BUFFALO, N.Y. -- Despite resistance to bullying from both
employers and employees, many workplace bullies achieve high levels
of career success, according to a new study from the University at
Buffalo School of Management.
Published in the Journal of Managerial Psychology, the study
found that some workplace bullies have high social skill that they
use to strategically abuse their coworkers, yet still receive
positive evaluations from their supervisors.
The study marks the first attempt to measure the relationship
between being a bully and job performance. It offers an initial
explanation of why bullies thrive in the workplace despite
organizational attempts to sanction bullying behaviors.
“Many bullies can be seen as charming and friendly, but
they are highly destructive and can manipulate others into
providing them with the resources they need to get ahead,”
says the study’s co-author, Darren Treadway, PhD, associate
professor of organization and human resources in the UB School of
Workplace bullying is pervasive. The study has noted that as
many as half of all employees in the U.S. have witnessed bullying
at work, and 35 percent have been the target of bullying.
The researchers collected behavioral and job performance data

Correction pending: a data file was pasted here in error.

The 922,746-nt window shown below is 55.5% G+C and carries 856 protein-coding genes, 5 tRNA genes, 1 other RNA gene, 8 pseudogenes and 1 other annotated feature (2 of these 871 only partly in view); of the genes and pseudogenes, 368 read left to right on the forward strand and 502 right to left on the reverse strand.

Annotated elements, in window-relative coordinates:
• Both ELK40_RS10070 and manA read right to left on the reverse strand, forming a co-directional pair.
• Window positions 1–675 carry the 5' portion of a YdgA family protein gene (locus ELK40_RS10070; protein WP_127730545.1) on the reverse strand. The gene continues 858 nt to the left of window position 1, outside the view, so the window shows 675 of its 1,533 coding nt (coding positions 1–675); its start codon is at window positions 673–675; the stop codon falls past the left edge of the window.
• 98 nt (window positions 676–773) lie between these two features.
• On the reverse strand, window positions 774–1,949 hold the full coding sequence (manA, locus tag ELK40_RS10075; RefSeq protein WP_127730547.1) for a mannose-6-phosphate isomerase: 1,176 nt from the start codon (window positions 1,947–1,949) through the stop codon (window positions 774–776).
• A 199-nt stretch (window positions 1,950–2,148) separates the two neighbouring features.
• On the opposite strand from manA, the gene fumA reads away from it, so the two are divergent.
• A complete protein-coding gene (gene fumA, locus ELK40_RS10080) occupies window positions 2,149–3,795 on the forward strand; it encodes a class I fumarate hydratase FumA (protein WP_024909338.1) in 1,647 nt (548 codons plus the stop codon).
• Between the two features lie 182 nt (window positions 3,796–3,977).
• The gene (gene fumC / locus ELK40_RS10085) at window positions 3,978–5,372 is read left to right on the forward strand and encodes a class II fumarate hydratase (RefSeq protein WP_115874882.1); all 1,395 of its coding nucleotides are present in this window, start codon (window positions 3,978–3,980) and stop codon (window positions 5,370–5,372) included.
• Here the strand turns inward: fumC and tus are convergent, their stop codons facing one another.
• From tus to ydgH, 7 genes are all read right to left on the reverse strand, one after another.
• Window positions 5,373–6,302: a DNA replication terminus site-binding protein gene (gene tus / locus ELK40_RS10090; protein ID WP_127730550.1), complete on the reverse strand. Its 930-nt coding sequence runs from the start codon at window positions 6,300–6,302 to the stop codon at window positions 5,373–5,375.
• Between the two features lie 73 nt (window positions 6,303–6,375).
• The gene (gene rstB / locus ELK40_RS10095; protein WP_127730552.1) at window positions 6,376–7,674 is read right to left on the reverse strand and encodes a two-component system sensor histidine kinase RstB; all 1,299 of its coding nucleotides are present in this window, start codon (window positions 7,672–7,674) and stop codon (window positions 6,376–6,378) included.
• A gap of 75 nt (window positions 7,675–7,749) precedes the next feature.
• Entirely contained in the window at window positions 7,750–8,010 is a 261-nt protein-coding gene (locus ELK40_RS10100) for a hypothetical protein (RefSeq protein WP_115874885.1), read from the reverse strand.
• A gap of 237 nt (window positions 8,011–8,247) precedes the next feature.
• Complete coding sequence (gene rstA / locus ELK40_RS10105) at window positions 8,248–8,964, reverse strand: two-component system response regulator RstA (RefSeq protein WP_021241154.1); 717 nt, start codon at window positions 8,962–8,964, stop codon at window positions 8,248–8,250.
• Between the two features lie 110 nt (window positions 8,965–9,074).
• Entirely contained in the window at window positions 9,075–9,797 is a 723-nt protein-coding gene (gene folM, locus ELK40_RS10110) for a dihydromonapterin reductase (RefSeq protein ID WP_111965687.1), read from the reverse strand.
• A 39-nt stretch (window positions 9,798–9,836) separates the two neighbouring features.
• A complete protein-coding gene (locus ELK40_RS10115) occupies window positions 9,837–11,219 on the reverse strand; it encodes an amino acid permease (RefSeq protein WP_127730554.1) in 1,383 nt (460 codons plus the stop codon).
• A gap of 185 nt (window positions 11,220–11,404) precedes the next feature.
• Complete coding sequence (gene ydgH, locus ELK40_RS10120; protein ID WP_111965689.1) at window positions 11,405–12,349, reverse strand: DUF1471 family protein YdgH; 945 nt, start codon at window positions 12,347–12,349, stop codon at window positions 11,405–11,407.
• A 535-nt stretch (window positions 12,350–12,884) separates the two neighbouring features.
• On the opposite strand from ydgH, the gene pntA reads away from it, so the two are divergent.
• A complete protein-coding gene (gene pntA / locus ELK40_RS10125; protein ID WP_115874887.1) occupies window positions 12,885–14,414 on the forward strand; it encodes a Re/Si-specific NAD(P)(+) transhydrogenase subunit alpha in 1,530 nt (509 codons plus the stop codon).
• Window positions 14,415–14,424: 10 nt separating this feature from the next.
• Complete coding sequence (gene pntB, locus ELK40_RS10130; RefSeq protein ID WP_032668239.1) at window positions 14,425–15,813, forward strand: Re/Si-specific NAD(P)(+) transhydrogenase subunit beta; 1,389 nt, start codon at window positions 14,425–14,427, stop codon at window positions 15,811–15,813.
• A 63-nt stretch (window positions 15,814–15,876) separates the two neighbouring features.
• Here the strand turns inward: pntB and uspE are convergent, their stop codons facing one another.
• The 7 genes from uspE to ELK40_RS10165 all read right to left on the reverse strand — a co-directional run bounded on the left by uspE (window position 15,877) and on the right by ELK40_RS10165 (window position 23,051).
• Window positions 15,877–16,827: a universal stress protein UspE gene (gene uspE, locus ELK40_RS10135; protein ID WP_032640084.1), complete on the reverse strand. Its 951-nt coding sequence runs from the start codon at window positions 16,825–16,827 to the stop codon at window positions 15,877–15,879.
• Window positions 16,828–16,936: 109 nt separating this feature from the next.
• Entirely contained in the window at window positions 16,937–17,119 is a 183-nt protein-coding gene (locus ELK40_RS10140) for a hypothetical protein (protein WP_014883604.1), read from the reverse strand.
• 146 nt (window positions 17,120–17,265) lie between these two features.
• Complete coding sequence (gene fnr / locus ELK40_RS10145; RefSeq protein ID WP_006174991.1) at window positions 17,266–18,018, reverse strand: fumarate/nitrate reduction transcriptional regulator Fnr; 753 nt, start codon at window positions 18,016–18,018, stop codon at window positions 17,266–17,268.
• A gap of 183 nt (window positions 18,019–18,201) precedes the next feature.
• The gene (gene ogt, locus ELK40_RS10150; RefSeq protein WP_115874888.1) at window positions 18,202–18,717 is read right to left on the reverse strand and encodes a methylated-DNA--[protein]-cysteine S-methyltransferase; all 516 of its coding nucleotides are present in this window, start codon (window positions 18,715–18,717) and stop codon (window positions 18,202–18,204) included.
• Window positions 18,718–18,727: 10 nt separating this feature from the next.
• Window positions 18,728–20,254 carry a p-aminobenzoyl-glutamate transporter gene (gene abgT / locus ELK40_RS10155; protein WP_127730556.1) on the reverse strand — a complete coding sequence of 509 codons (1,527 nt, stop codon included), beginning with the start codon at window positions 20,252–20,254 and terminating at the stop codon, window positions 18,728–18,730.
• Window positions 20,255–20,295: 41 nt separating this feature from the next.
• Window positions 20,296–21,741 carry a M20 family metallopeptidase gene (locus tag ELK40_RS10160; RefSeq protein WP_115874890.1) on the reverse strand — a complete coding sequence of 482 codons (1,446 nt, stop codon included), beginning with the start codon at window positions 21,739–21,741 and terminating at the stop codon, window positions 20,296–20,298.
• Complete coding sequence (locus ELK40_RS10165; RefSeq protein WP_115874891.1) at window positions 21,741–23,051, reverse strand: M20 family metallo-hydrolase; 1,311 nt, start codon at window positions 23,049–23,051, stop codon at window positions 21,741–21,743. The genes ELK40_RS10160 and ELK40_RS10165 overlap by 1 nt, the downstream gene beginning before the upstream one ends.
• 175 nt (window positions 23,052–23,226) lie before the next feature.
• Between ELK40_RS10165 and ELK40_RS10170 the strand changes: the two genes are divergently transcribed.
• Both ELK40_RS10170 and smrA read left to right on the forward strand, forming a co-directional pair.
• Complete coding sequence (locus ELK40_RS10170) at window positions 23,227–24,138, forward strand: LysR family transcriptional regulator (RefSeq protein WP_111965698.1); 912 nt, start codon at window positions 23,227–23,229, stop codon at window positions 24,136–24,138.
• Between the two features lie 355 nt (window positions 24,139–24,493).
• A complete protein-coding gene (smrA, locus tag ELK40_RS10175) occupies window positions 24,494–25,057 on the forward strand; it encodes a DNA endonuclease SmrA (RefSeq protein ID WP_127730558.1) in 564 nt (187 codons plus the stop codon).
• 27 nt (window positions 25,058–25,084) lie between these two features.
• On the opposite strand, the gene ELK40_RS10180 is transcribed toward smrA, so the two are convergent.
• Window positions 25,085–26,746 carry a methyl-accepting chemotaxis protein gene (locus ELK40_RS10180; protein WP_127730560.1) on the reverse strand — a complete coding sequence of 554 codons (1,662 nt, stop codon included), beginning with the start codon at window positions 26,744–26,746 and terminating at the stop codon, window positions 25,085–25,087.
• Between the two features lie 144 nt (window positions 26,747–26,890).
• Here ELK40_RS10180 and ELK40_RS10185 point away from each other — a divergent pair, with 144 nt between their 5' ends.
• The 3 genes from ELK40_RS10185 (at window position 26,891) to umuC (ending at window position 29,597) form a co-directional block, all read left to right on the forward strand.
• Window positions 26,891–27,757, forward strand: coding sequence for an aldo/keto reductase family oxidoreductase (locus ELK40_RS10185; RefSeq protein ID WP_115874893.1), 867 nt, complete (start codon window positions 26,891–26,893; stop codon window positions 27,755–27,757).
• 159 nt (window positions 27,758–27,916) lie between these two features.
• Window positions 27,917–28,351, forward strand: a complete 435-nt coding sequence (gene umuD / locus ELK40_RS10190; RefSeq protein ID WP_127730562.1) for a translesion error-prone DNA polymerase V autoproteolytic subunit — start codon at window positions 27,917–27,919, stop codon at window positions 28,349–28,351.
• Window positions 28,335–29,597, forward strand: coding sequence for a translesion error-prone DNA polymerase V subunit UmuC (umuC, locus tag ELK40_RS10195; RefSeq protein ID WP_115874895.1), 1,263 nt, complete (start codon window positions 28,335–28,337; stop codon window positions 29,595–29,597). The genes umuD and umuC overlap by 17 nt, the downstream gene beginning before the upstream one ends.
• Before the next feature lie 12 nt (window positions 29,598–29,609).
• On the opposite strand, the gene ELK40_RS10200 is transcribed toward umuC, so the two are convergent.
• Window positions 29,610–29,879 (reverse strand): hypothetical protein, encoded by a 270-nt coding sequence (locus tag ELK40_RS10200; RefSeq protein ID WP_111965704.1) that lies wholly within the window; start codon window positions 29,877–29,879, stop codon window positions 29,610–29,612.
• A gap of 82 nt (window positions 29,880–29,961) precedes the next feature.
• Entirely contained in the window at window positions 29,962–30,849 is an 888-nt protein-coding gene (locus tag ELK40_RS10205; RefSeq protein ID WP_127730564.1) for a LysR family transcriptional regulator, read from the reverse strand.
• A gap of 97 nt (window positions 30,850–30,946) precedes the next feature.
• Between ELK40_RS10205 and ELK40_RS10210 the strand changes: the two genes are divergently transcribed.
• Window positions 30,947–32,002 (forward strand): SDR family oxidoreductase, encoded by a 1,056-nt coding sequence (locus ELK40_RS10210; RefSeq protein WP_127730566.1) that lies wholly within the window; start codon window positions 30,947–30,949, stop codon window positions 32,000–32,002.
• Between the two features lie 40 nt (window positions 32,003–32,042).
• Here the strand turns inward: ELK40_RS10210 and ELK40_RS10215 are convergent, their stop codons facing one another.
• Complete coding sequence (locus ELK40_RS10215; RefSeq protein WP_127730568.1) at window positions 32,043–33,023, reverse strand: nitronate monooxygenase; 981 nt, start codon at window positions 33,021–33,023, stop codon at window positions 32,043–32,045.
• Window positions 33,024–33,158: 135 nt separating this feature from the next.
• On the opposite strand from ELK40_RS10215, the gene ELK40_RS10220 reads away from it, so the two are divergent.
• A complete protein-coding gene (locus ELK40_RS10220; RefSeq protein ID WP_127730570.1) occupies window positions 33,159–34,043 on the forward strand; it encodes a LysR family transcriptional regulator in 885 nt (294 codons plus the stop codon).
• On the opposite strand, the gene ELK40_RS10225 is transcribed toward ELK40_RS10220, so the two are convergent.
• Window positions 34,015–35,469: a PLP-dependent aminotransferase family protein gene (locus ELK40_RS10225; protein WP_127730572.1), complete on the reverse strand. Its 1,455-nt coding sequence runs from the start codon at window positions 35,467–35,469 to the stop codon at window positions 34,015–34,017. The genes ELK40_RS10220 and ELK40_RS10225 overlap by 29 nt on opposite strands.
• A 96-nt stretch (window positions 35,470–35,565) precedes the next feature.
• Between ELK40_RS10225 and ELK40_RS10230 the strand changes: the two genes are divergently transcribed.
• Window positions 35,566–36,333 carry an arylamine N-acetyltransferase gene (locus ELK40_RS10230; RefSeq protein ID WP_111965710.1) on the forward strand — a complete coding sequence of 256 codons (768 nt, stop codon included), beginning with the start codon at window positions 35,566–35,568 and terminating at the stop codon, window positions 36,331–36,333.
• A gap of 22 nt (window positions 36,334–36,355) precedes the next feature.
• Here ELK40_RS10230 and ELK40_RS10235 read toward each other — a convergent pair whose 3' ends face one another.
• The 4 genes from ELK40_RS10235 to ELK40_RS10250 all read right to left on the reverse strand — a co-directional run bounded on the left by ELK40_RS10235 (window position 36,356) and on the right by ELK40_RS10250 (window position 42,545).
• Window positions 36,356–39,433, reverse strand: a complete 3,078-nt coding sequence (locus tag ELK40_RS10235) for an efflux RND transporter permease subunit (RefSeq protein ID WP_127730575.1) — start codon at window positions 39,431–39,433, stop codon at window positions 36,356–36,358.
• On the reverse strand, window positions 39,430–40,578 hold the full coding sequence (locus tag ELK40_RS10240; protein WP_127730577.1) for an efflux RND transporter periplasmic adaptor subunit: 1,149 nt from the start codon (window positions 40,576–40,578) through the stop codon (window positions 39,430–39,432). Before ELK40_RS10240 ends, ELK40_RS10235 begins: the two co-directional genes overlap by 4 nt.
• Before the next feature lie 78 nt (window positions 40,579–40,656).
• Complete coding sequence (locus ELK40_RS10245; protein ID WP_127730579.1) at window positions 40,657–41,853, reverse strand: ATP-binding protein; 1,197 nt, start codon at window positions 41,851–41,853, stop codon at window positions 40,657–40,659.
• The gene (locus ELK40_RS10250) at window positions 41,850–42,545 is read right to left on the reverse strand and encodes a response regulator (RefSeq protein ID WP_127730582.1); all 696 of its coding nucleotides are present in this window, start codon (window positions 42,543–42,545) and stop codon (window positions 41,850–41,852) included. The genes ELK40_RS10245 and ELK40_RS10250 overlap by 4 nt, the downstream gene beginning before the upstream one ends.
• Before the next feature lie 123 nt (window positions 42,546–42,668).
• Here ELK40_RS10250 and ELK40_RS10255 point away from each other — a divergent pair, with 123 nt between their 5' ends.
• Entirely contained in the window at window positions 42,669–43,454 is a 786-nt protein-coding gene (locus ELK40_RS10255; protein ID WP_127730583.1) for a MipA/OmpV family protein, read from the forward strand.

over two time periods from 54 employees at a mental health
organization in the northwest U.S. to capture the individual
differences and social perception of bullies in the workplace.
Regression analyses were conducted on this sample size, consistent
with previous studies.
The results showed a strong correlation between bullying, social
competence and positive job evaluations.
Treadway says the findings are relevant beyond the health
services industry and that companies should limit bullying behavior
while rewarding high-performing employees.
“Employers can work to reduce the prevalence by finding
organizationally appropriate ways for employees to achieve their
goals, by incorporating measures of civility and camaraderie into
performance evaluations, and by helping staff to develop the skills
needed to manage bullies,” says Treadway.
Future research, he says, should focus on how bullies select
Treadway collaborated on the study with Brooke Shaughnessy, PhD,
postdoctoral researcher for the chair of Research and Science
Management, Technical University of Munich School of Management,
Germany; Jacob Breland, PhD, assistant professor of management,
Youngstown State University; Jun Yang, assistant professor, Renmin
University of China, China; and Maiyuwai Reeves, PhD student, UB
School of Management Department of Organization and Human
The UB School of Management is recognized for its emphasis on
real-world learning, community and economic impact, and the global
perspective of its faculty, students and alumni. The school also
has been ranked by Bloomberg Businessweek, the Financial Times,
Forbes and the Wall Street Journal for the quality of its programs
and the return on investment it provides its graduates. For more
information about the UB School of Management, visit mgt.buffalo.edu.